Video above: "Curlews" by Northern Flyway.

Below: "Rosefinch" by Northern Flyway, performed backstage in Mareel.

Gannet

Above: "The Gannets" by Northern Flyway.

Below: "The Eagle" by Northern Flyway.

Magpie

Above: "Huggin and Munnin" by Northern Flyway.

Below: Northern Flyway's Inge Thomson joins Karine Polwart and Steven Polwart on "Ophelia," from Laws of Motion -- another beautiful new release from Hudson Records. Inge is part of the Modern Fairies multi-media arts project that I'm involved in right now. All of her work is imbued with magic and a love of nature, and is thoroughly enchanting.

Illustration by Angela Barrett

Related Monday Tunes posts: Music for the Birds, Karine Polwart's "A Pocket of Wind Resistance," Salt House, Hanna Tuulikki's "Away With the Birds," Sam Lee's "Singing With the Nightingales," Classical Music Inspired by Birds, Going to the Birds. Illustration by Angela Barrett.

For more information on the myths & folklore of birds, see this previous post: When Stories Take Flight.


A parliament of owls

Detail from The Falling Star by Catherine Hyde

Studio 1

This post was first appeared here a year ago, and is reprinted today by request. It goes out to all who struggle with the short days and long nights of winter....

At this time of year the mornings are dark, so I climb the hill to my studio on a pathway lit by moonlight and stars. I unlock the cabin, light the lamps, and Tilly settles sleepily on the couch. Behind us, the oak and ash of the woods are silhouettes cut out of black paper; below, the village lies in a bowl of darkness, the outline of the moor on its rim. I can hear water in the stream close by, and owls calling from the woodland beyond. The sun rises late, the days are short, and the owls are a regular presence.

In the myths and lore of the West Country, the owl is a messenger from the Underworld, and a symbol of death, initiation, dark wisdom. She is an uncanny bird, a companion to hedgewitches, sorcerers, and the Triple Goddess in her crone aspect. There are owls in the woods all year long, of course, but winter is when I know them best: as I climb through the dark guided by a small torch, and my dog, and the owls' parliament.

Studio 2

In her essay "Owls," Mary Oliver writes of her search for the birds in the woods near her home -- describing her quest, and the passage from winter to spring, in prose that takes my breath away:

The Wild Night Ascending by Catherine Hyde"Finally the earth grows softer, and the buds on the trees swell, and the afternoon becomes a wider room to roam in, as the earth moves back from the south and the light grows stronger. The bluebirds come back, and the robins, and the song sparrows, and great robust flocks of blackbirds, and in the fields blackberry hoops put on a soft plum color, a restitution; the ice on the ponds begins to thunder, and between the slices is seen the strokes of its breaking up, a stutter of dark lightning. And then the winter is over, and again I have not found the great horned owl's nest.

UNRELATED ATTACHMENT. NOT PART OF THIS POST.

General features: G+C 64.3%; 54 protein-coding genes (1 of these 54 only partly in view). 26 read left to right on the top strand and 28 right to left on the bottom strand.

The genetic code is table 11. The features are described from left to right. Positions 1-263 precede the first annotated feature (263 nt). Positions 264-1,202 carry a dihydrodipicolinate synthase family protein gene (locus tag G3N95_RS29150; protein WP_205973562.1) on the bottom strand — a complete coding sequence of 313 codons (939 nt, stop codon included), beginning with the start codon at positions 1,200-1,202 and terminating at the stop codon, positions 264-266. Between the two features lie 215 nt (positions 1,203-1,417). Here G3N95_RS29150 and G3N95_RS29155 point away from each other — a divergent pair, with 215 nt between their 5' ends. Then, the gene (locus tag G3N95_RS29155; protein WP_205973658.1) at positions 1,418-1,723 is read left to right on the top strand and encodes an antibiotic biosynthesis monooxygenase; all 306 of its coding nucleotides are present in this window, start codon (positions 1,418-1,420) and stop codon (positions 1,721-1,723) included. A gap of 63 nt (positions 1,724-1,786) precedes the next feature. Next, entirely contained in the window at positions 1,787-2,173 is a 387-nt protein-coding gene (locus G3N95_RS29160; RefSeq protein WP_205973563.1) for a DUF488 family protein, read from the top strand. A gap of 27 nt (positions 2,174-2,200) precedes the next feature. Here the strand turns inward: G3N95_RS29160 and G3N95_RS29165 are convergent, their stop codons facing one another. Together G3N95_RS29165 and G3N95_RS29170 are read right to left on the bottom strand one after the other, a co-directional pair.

"But the owls themselves are not hard to find, silent and on the wing, with their ear tufts flat against their heads as they fly and their huge wings alternately gliding and flapping as they maneuver through the trees. Athena's owl of wisdom and Merlin's companion, Archimedes, were screech owls surely, not this bird with the glassy gaze, restless on the bough, nothing but blood on its mind.

"When the great horned is in the trees its razor-tipped toes rasp the limb, flakes of bark fall through the air and land on my shoulders while I look up at it and listen to the heavy, crisp, breathy snapping of its hooked beak. The screech owl I can imagine on my wrist, also the delicate saw-whet that flies like a big soft moth down by Great Pond. And I can imagine sitting quietly before that luminous wanderer the snowy owl, and learning, from the white gleam of its feathers, something about the Arctic. But the great horned I can't imagine in any such proximity -- if one of those should touch me, it would be the center of my life, and I must fall. They are the pure wild hunters of our world. They are swift and merciless upon the backs of rabbits, mice, voles, snakes, even skunks, even cats sitting in dusky yards, thinking peaceful thoughts. I have found the headless bodies of rabbits and bluejays, and known it was the great horned owl that did them in, taking the head only, for the owl has an insatiable craving for the taste of brains. I have walked with prudent caution down paths at twilight when the dogs were puppies. I know this bird. If it could, it would eat the whole world.

Studio 3

"In the night," writes Oliver, "when the owl is less than exquisitely swift and perfect, the scream of the rabbit is terrible. But the scream of the owl, which is not of pain and hopelessness, and the fear of being plucked out of the world, but of the sheer rollicking glory of the death-bringer, is more terrible still. When I hear it resounding through the woods, and then the five black pellets of its song dropping like stones into the air, I know I am standing at the edge of the mystery, in which terror is naturally and abundantly part of life, part of even the most becalmed, intelligent, sunny life -- as, for example, my own. The world where the owl is endlessly hungry and endlessly on the hunt is the world in which I too live. There is only one world."

Studio 4

Sleepy Tilly

Like Oliver, I strive to create and inhabit a "becalmed, intelligent, sunny" life -- fashioned from ink and paint, old storybooks, and rambles through the hills with the hound -- but darkness, mortality, and mystery are the flip side of that coin. I remember this during the winter months, on the dark path up to my studio. I remember it when my body fails and death glides by on a horned owl's wings; it does not come to my wrist, not yet, thank god, but some day it must, and it will. I remember it when the dark daily news intrudes on my studio solitude, demanding response, outrage, activism. I resist the dark. My life has known too much dark and I want no more of it. I'm a creature of dawn...but the nightworld is our world too. There is only one world.